Número de publicación | US20040249642 A1 |

Tipo de publicación | Solicitud |

Número de solicitud | US 10/453,396 |

Fecha de publicación | 9 Dic 2004 |

Fecha de presentación | 3 Jun 2003 |

Fecha de prioridad | 3 Jun 2003 |

También publicado como | CN101410859A, EP1636667A2, EP1636667A4, US7725376, US8645249, US20050273415, US20120245977, WO2004111770A2, WO2004111770A3 |

Número de publicación | 10453396, 453396, US 2004/0249642 A1, US 2004/249642 A1, US 20040249642 A1, US 20040249642A1, US 2004249642 A1, US 2004249642A1, US-A1-20040249642, US-A1-2004249642, US2004/0249642A1, US2004/249642A1, US20040249642 A1, US20040249642A1, US2004249642 A1, US2004249642A1 |

Inventores | Scott Mathews, Vinay Datar, Christopher Forgie |

Cesionario original | The Boeing Company |

Exportar cita | BiBTeX, EndNote, RefMan |

Citas de patentes (36), Citada por (17), Clasificaciones (8), Eventos legales (1) | |

Enlaces externos: USPTO, Cesión de USPTO, Espacenet | |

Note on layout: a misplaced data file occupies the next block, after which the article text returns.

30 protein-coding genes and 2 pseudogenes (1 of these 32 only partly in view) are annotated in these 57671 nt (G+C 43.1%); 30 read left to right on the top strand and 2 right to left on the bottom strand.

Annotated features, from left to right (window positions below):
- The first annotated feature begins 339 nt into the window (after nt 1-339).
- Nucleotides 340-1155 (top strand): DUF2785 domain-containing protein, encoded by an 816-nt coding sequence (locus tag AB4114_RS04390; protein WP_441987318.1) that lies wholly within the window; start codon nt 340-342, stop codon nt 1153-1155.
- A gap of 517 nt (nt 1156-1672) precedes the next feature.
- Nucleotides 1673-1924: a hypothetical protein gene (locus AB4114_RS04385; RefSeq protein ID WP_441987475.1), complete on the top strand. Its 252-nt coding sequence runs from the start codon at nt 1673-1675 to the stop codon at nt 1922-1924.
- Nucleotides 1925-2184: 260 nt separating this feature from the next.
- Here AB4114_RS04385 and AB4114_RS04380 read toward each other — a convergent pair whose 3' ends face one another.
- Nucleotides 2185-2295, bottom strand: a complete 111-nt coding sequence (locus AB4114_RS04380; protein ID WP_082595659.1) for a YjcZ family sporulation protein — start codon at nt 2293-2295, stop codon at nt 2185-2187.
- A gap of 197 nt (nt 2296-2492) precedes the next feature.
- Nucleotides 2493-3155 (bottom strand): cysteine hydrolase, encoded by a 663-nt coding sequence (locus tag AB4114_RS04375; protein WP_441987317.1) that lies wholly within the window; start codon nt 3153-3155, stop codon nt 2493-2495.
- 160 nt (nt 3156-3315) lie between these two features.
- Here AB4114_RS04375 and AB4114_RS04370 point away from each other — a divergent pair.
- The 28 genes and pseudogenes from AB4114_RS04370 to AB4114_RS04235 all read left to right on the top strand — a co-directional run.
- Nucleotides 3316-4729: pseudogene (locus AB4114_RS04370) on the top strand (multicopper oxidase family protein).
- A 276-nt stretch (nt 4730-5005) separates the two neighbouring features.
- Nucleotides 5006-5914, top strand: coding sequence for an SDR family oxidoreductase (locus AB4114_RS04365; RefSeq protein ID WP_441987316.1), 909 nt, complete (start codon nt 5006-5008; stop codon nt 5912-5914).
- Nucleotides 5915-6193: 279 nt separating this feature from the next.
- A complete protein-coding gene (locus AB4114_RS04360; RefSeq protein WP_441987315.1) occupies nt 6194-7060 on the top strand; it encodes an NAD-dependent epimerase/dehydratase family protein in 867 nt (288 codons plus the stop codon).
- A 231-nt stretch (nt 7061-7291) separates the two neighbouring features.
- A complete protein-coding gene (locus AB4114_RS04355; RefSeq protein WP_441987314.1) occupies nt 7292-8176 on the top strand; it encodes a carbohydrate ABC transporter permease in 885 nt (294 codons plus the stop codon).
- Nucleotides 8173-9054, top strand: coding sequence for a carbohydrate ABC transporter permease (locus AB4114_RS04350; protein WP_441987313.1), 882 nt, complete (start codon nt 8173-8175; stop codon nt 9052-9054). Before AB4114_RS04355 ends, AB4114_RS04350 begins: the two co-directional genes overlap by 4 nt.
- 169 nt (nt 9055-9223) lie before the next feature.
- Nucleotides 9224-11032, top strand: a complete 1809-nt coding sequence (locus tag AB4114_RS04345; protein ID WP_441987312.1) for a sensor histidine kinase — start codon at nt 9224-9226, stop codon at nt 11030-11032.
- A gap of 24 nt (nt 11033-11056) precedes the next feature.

US 20040249642 A1

Resumen

Systems, methods and computer program products are provided for modeling future benefits. According to the method, modeling future benefits begins by defining a growth rate for the good for each time segment of a period of time, where the period of time includes a plurality of time segments. An uncertainty for the good is then determined for each time segment. Next, a benefit distribution is determined at an end of each time segment based upon the growth rate and uncertainty for the respective time segment. Finally, a benefit value is selected at the end of each time segment by randomly selecting each benefit value based upon a respective benefit distribution to thereby model future benefits over the period of time. The method therefore allows the growth rate and/or the uncertainty to very between time segments. The method can also account for contingencies at the end of previous time segments.

Reclamaciones(69)